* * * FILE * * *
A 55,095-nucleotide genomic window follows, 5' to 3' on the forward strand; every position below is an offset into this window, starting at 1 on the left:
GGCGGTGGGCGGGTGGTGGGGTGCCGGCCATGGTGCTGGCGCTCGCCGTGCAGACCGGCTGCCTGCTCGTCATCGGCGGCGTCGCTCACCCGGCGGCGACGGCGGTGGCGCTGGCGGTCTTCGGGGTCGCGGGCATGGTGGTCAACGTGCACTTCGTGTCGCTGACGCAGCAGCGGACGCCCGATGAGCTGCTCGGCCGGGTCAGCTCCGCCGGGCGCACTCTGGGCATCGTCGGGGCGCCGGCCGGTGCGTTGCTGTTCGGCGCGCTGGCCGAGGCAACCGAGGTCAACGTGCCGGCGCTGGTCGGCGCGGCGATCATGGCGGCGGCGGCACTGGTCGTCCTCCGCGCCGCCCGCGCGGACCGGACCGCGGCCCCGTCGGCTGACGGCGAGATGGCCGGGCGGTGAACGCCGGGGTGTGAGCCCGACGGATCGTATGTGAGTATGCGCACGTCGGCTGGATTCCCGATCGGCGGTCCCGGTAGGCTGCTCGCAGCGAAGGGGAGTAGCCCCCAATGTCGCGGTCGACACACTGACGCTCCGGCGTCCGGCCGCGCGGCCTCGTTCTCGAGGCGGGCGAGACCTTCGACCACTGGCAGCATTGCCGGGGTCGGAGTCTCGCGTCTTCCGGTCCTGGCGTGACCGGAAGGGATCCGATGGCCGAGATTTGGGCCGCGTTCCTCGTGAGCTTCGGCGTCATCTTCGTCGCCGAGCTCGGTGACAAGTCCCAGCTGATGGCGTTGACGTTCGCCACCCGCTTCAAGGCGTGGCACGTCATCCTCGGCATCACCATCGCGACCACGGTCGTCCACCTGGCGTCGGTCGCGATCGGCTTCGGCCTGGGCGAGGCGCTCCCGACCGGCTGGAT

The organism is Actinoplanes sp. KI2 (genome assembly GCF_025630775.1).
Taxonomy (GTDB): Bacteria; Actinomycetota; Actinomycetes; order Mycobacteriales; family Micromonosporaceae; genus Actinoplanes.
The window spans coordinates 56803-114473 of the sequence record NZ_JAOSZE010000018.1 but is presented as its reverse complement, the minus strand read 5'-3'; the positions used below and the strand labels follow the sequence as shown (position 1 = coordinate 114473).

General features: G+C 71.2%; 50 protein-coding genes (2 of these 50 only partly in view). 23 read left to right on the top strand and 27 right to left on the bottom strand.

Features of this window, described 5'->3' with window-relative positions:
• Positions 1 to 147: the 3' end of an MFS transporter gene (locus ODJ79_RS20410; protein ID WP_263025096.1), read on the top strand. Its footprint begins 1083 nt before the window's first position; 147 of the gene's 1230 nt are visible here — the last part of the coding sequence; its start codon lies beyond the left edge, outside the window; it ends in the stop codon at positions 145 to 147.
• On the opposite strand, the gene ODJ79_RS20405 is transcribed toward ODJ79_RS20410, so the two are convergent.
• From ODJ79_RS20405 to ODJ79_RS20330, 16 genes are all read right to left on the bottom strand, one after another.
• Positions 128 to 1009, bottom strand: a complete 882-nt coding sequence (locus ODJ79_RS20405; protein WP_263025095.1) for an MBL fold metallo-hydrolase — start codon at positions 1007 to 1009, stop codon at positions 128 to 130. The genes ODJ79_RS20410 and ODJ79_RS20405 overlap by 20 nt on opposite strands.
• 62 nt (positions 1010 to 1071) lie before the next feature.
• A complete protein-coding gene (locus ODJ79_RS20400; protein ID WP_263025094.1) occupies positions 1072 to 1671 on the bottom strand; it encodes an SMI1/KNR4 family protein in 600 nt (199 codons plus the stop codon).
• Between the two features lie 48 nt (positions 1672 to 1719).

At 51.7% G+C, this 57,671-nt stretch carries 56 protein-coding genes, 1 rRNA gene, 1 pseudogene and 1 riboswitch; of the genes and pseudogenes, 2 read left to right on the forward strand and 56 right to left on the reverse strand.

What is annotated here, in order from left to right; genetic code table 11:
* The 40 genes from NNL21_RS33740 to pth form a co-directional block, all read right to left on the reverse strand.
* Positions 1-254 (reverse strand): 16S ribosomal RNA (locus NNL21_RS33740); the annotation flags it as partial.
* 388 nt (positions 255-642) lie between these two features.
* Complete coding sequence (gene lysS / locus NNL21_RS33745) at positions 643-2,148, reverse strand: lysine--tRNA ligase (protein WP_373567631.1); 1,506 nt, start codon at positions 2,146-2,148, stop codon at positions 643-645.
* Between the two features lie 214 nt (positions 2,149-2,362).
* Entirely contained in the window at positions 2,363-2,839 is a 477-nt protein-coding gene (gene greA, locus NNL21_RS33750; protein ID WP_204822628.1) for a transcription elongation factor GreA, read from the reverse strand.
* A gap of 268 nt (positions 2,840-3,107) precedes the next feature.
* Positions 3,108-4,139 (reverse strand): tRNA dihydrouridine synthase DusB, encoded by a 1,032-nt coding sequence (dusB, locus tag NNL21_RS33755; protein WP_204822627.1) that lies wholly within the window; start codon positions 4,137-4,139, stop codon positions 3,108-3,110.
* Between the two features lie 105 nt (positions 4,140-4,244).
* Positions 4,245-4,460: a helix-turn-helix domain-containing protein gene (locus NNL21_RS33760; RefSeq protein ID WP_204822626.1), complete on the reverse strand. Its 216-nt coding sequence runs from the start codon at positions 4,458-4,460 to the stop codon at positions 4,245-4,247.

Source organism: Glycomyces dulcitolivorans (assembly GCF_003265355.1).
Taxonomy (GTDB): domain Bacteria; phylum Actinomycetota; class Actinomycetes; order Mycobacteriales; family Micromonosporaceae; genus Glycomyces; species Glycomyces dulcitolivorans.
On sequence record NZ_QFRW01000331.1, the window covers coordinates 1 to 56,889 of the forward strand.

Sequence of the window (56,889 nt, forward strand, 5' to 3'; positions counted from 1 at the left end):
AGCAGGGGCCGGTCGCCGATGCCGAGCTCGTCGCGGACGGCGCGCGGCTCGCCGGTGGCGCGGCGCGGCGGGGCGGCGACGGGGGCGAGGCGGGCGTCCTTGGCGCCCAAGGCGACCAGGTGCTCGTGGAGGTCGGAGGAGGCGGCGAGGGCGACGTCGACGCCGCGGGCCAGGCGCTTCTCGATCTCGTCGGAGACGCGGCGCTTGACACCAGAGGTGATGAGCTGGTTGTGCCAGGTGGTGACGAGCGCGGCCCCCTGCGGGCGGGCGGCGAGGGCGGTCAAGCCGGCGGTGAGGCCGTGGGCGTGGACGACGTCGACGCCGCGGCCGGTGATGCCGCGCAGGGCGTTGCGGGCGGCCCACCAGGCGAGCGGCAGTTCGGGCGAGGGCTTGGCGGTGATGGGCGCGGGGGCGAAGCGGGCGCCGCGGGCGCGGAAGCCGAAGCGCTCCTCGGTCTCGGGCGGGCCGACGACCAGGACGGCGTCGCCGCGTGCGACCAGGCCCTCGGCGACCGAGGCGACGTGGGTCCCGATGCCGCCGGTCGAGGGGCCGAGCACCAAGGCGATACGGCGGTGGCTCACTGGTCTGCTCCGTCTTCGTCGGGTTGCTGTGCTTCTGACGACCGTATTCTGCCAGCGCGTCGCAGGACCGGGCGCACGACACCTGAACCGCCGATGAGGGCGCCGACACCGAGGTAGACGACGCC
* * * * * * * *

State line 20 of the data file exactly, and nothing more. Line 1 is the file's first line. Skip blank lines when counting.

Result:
* Complete coding sequence (gene lysS / locus NNL21_RS33745) at positions 643-2,148, reverse strand: lysine--tRNA ligase (protein WP_373567631.1); 1,506 nt, start codon at positions 2,146-2,148, stop codon at positions 643-645.